The melancholic silence which enveloped the mission control tower at the Satish Dhawan Space Centre in Sriharikota was grim evidence enough on how badly the country’s top scientists took the news of the Geo-Stationary Launch Vehicle (GSLV-F06) exploding minutes after being launched on Saturday.
The spacecraft exploded midair minutes after being launched at 4:04 PM from the spaceport due to a technical demand.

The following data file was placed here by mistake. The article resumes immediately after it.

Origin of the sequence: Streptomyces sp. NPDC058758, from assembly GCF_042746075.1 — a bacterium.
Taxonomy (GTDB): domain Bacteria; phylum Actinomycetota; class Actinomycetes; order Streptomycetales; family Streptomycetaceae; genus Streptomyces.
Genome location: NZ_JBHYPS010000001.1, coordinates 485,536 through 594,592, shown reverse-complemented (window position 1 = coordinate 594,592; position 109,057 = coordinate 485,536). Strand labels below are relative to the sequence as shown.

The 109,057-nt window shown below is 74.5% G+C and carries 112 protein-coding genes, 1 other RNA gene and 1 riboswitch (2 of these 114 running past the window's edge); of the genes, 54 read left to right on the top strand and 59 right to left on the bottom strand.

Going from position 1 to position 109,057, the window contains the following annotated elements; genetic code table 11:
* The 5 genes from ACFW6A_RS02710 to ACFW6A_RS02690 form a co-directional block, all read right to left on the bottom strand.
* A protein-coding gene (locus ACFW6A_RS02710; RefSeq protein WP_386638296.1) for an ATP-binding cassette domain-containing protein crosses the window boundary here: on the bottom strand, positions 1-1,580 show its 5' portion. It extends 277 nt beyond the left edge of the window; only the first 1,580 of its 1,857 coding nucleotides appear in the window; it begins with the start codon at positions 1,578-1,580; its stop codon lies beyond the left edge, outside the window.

The GSLV had the GSAT-5P satellite onboard, which was intended to replace the INSAT-2E.
Built at about Rs 1.25 crore, the originally scheduled date of December 20 was postponed to Christmas Day after a leak was detected inside one of the valves of the cryogenic engines.
The GSAT-5P was carrying 24 C-band and 12 extended C-band transponders.
The spacecraft exploded in the first stage of the take off, putting an end to the scientists’ hopes of successfully putting the GSLV into orbit, after the April 15 setback in with the GSLV-D3 failed and plunged into the Bay of Bengal.